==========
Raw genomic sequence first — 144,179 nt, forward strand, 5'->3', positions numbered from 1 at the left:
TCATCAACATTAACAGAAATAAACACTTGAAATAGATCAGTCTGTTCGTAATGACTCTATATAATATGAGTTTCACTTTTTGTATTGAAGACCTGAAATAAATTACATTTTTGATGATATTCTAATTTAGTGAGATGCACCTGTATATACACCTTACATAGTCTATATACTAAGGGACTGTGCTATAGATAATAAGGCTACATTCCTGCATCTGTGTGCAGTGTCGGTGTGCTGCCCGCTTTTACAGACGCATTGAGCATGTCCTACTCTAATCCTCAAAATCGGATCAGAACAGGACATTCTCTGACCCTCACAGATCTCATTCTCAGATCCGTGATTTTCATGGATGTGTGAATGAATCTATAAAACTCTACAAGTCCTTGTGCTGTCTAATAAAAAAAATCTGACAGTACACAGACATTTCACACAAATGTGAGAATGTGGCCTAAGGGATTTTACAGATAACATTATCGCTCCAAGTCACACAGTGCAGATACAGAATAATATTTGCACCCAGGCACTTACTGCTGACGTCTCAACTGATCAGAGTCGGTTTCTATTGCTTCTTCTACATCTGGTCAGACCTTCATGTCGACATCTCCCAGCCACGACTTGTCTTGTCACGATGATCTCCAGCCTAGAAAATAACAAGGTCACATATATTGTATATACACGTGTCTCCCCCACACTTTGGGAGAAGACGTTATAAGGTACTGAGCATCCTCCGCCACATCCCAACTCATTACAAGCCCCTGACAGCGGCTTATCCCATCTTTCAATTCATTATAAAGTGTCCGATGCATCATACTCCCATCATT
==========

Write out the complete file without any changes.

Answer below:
Raw genomic sequence first — 144,179 nt, forward strand, 5'->3', positions numbered from 1 at the left:
TCATCAACATTAACAGAAATAAACACTTGAAATAGATCAGTCTGTTCGTAATGACTCTATATAATATGAGTTTCACTTTTTGTATTGAAGACCTGAAATAAATTACATTTTTGATGATATTCTAATTTAGTGAGATGCACCTGTATATACACCTTACATAGTCTATATACTAAGGGACTGTGCTATAGATAATAAGGCTACATTCCTGCATCTGTGTGCAGTGTCGGTGTGCTGCCCGCTTTTACAGACGCATTGAGCATGTCCTACTCTAATCCTCAAAATCGGATCAGAACAGGACATTCTCTGACCCTCACAGATCTCATTCTCAGATCCGTGATTTTCATGGATGTGTGAATGAATCTATAAAACTCTACAAGTCCTTGTGCTGTCTAATAAAAAAAATCTGACAGTACACAGACATTTCACACAAATGTGAGAATGTGGCCTAAGGGATTTTACAGATAACATTATCGCTCCAAGTCACACAGTGCAGATACAGAATAATATTTGCACCCAGGCACTTACTGCTGACGTCTCAACTGATCAGAGTCGGTTTCTATTGCTTCTTCTACATCTGGTCAGACCTTCATGTCGACATCTCCCAGCCACGACTTGTCTTGTCACGATGATCTCCAGCCTAGAAAATAACAAGGTCACATATATTGTATATACACGTGTCTCCCCCACACTTTGGGAGAAGACGTTATAAGGTACTGAGCATCCTCCGCCACATCCCAACTCATTACAAGCCCCTGACAGCGGCTTATCCCATCTTTCAATTCATTATAAAGTGTCCGATGCATCATACTCCCATCATT